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An Inventory Screen is the Screen where a character's Inventory Items are stored.

Inventory Screen

A typical Inventory screen.

Overview Edit

Amidsts your journey, you will invariably encouter several artifacts of use. These artifacts are called Items. This screen is a crucial part of your paper computer gaming adventure.

Every experienced and skilled paper computer game maker, will include the inventory screen. This screen's sole purpose is to hold such "items" enabling you, the paper computer game player, to save them for later usage in such endeavours such as completing puzzles, solving mazes, and overcoming various plaques, etc.

Though highly crucial and mostly important there have been some avant-guard paper computer game makers that do not include the inventory screen. Their games are designed in a fashion that requires you to use items immediately.

Common FeaturesEdit

  • All inventory screens are screens that store the character's items.
  • The logo for the Inventory screen was traditionally a large E on the top of the screen. This was later modernized to be I, which is the correct first letter of the word Inventory. More recently, the E on the top has made a comeback, and has itself been modernized to be a sideways E in which the E is now a person, exclaiming 'Hey'. This is a reference to the origin of the letter E, which was originally a drawing of a guy saying 'hey'.
  • Some inventory screens are hazardous, and must be dealt with, or else they eat your inventory. For example:
    • The Inventory Guy sometimes lives in one's inventory screen, and will eat any inventory items left in the wrong places. He can, however, be appeased.
    • Sometimes the inventory screen ITSELF eats the items; and they can only be placed in certain areas.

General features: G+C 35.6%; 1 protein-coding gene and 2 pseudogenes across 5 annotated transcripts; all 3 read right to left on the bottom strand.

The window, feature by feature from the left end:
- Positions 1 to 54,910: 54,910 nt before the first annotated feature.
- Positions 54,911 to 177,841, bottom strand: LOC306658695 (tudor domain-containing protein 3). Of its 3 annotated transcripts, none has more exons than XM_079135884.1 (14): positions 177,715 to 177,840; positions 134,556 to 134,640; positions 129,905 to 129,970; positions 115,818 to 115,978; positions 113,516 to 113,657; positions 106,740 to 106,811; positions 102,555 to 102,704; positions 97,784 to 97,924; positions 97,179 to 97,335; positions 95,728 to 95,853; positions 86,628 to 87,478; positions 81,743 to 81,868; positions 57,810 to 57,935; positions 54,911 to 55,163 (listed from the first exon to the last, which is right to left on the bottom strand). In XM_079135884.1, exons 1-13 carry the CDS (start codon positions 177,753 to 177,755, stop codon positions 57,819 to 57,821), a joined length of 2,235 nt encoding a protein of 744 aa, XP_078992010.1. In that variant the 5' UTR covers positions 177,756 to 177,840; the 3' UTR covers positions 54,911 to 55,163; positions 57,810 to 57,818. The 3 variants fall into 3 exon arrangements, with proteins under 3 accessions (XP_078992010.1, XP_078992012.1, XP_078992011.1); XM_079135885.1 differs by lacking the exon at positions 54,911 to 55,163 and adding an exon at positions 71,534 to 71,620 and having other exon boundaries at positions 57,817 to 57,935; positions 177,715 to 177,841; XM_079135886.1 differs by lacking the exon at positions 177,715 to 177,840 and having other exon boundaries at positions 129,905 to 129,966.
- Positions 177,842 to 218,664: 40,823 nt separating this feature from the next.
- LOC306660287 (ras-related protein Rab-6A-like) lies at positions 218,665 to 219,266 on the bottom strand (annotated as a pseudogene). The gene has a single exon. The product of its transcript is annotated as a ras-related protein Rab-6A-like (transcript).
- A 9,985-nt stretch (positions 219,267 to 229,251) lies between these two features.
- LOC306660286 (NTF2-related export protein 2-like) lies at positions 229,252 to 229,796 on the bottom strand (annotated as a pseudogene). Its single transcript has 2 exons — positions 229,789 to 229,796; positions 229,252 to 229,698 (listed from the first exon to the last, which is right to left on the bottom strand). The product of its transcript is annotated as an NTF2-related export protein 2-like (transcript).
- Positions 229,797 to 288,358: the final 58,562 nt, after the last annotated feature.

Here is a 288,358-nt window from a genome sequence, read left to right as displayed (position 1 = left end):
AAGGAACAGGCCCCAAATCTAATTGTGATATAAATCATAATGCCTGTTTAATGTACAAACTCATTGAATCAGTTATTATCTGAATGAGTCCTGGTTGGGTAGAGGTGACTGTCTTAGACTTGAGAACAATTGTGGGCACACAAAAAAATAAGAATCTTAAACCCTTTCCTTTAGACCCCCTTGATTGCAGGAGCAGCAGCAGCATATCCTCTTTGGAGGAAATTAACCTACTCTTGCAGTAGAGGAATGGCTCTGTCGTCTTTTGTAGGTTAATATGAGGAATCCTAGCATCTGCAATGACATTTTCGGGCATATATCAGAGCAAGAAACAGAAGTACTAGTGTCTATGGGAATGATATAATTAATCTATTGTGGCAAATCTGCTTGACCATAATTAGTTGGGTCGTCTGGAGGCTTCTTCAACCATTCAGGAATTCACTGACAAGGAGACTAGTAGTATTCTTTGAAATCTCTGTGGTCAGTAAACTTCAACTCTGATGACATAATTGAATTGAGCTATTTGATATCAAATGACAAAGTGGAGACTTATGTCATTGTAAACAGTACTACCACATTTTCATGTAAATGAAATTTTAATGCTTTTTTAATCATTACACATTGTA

• Sometimes the Inventory Screen is a physical thing, such as the inside of a creature, and is only available at certain times.

Types of Inventory ScreenEdit

  • Most inventory screens are nonspecific places; Just a list of all the items a given characters has. Sometimes it's intended to be that character's pockets, or knapsack, or even what the character's holding in his or her hands at that time.
  • An advanced form of this nonspecific inventory is one which is described as a mysterious box which floats after the character, inexplicably.
  • In "Balzak Globotron", Balzak's inventory is the central metallic sphere of his body. He must rescue it and reattach it to himself in the beginning of the game.
  • In "Brain Alien", the strange creature has access to its stomach; Whenever it eats something, that thing goes into its inventory. However, he sometimes regurgitates his food; and there are parasites that sometimes eat the contents of his belly.
  • In "Tutorial Bot's Past", the Inventory is the inside of Tutorial Bot. So, if the robot is temporarily away from the main character, he can't access his inventory.
  • In "Quest for the Vengeful Book", Mugstra finds that her inventory is the back of a galactic starship, and that she can only put the items in its engine ports. To make matters worse, the ship is pioleted by the Inventory Guy, who sometimes sucks items into the ship to eat them, as well as blasting them off into space.
  • In "Pokémon Stop", Gash has a limited inventory; he can only hold Pokéballs, Poké Dollars, and a couple other specific items. Instead, he's encouraged to use his Pokémon to solve puzzles.

Known InhabitantsEdit

ExplanationsEdit

Originally, the Inventory Screen was thought to be simply a representation of all the items a character posessed; presumably, they were mainly items stored in the character's pockets. however, questions began to arise when characters would be able to hold large objects, such as ladders, in the inventory screen without becoming encumbered.

In early episodes of Series 2, a limit was placed on the number of inventory items that could be held, and large items could only be held in the section of the inventory screen which was the character's hands.

However, in Xaq to the Future, it was revealed that the Inventory Screen was a seemingly magical box that follows the character around, hovering in midair. The box may expand as needed to carry more inventory.

In certain games, this concept was expanded upon. In the Space-Balls Series, the inventory screen is the inside of Tutorial bot. In the Balzak Globotron Series, Balzak stores his stuff in one of his component Spheres, which he must first unlock. In the Soul Symphony Series, the player could find additional inventory screens.

GalleryEdit